App note: TPS6122x low input voltage, 0.7V boost converter with 5.5μA quiescent current


An application note from TI, TPS6122x low input voltage, 0.7V boost converter with 5.5μA quiescent current (PDF!):

The TPS6122x family devices provide a power-supply solution for products powered by either a single-cell, two-cell, or three-cell alkaline, NiCd or NiMH, or one-cell Li-Ion or Li-polymer battery. Possible output currents depend on the input-to-output voltage ratio. The boost converter is based on a hysteretic controller topology using synchronous rectification to obtain maximum efficiency at minimal quiescent currents. The output voltage of the adjustable version can be programmed by an external resistor divider, or is set internally to a fixed output voltage. The converter can be switched off by a featured enable pin. While being switched off, battery drain is minimized. The device is offered in a 6-pin SC-70 package (DCK) measuring 2 mm x 2 mm to enable small circuit layout size.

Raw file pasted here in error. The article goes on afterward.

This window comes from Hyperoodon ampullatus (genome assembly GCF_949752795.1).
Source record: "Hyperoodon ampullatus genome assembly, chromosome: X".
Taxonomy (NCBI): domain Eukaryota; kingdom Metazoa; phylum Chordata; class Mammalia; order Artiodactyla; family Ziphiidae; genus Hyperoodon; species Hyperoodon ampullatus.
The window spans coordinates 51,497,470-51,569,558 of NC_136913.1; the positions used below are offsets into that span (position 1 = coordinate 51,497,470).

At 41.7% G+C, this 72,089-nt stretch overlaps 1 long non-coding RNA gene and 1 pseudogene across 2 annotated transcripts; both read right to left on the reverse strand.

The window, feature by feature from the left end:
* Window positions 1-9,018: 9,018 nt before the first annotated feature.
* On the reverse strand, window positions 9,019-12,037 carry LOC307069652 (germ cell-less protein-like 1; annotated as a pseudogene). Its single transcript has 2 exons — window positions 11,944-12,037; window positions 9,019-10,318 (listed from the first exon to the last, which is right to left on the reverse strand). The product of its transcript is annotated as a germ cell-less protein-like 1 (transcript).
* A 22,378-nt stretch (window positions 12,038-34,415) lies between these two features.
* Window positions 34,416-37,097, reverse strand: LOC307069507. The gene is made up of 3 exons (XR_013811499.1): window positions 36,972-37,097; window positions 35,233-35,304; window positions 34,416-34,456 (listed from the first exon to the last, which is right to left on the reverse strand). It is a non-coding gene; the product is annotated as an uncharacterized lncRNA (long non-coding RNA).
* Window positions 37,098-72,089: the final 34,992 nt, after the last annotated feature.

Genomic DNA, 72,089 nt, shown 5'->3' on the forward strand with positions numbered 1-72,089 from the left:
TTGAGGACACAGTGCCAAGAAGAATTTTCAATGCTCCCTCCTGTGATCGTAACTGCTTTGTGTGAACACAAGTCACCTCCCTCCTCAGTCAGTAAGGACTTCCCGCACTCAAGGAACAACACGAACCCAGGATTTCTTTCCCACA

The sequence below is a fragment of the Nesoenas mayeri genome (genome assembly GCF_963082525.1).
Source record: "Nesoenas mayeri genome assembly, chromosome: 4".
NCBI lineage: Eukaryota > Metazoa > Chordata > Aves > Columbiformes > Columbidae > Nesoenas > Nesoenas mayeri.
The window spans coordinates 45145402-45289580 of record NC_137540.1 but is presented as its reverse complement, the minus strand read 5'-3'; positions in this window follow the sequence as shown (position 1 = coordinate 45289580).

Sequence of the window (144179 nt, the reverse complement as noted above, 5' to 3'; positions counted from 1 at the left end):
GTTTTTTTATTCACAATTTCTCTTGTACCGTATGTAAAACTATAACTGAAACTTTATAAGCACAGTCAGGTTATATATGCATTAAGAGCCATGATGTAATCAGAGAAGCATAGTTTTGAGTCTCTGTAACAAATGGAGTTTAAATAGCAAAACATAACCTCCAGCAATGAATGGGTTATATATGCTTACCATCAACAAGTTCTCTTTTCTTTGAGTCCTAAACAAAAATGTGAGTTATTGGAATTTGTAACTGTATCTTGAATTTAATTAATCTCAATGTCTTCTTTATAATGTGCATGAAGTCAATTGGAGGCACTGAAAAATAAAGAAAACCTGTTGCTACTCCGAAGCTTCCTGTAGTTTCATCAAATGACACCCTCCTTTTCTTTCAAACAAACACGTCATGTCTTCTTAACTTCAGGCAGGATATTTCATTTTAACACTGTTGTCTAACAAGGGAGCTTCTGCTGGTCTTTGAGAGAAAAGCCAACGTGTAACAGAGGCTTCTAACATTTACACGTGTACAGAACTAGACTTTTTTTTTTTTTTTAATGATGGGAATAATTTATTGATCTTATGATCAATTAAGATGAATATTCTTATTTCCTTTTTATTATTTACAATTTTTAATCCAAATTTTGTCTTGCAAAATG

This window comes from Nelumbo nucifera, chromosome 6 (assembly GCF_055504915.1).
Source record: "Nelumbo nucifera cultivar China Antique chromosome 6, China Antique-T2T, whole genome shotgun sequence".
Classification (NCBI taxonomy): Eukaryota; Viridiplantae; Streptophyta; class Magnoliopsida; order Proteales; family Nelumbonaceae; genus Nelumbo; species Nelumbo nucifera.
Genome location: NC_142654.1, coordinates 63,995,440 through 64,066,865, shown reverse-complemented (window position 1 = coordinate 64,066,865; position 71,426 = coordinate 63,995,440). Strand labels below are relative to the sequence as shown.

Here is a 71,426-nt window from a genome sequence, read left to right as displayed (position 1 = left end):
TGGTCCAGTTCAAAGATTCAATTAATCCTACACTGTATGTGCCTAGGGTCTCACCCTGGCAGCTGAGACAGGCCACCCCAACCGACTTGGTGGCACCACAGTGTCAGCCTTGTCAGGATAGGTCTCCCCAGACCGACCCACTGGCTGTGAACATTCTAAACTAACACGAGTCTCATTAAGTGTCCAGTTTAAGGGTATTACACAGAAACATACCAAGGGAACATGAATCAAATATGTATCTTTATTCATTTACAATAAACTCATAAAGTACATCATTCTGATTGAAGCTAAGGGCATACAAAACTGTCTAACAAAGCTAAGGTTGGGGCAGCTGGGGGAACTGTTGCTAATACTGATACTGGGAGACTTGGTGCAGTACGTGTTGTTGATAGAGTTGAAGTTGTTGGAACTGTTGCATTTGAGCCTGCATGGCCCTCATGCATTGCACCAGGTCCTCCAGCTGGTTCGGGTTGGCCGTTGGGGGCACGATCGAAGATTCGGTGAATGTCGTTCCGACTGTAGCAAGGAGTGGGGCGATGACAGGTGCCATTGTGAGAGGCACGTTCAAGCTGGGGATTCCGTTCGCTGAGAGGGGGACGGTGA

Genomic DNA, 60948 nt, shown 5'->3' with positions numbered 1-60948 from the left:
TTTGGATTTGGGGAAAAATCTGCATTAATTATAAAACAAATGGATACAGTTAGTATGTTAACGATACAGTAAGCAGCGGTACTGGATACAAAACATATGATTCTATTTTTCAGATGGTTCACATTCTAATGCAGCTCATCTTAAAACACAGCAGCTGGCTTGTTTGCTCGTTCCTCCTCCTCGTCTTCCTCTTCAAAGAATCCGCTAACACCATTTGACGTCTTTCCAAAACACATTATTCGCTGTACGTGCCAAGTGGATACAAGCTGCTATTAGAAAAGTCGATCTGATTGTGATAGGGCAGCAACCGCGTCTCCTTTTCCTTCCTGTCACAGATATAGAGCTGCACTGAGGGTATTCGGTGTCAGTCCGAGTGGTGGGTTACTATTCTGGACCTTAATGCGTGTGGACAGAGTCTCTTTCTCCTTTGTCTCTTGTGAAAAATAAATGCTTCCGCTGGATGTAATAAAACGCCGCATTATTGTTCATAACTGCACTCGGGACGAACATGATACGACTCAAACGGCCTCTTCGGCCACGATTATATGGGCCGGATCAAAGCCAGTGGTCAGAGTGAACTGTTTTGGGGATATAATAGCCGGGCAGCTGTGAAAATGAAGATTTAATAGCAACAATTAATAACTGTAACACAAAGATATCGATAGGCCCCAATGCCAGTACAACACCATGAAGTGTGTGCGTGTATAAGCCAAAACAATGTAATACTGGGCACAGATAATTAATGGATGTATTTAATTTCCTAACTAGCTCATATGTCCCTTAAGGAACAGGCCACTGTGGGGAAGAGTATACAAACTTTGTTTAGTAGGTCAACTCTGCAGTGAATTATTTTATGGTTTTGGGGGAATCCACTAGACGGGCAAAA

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  1. TI makes some great stuff, but knowing this part, I would buy some MCP1640 or equivalent instead.
    Notice they did not have a feature line item on its current delivery ability. :-p
    The usual efficiency graph? In the PDF I have, they put it on page 6. Ahem.
    It runs out of gas at 50mA. Well, enough for a 2x5mm LED white torch, but still…
    Given a selection of parts for hobby projects, I would still prefer a bit better current capability.
    The problem (for hobbyists) with this class of ICs (low-Vin-start switchers) is their FET, the resistance is pretty high given the design targets, none I saw will give you say 500mA load capability, although say a Li-ion is capable of high loads. So hobbyists should watch out lest they end up with brownouts when switching on heavier loads in their projects.

  2. These parts have been around for at least 5 years and are well characterized. There are nice low power and shutdown features for sipping on the battery when in shutdown. Efficiency isn’t bad in the sweet spot, which is pretty broad. A big plus for some is that TI provides a working PSpice model to download. On the downside: You are lucky to push output current to 80mA, plus keep a close eye on your output ripple. This is a fun little part to toss into a simple one cell one led flash light project as you pull it from the back of an envelope, through SPICE sim, and onto a breadboard.

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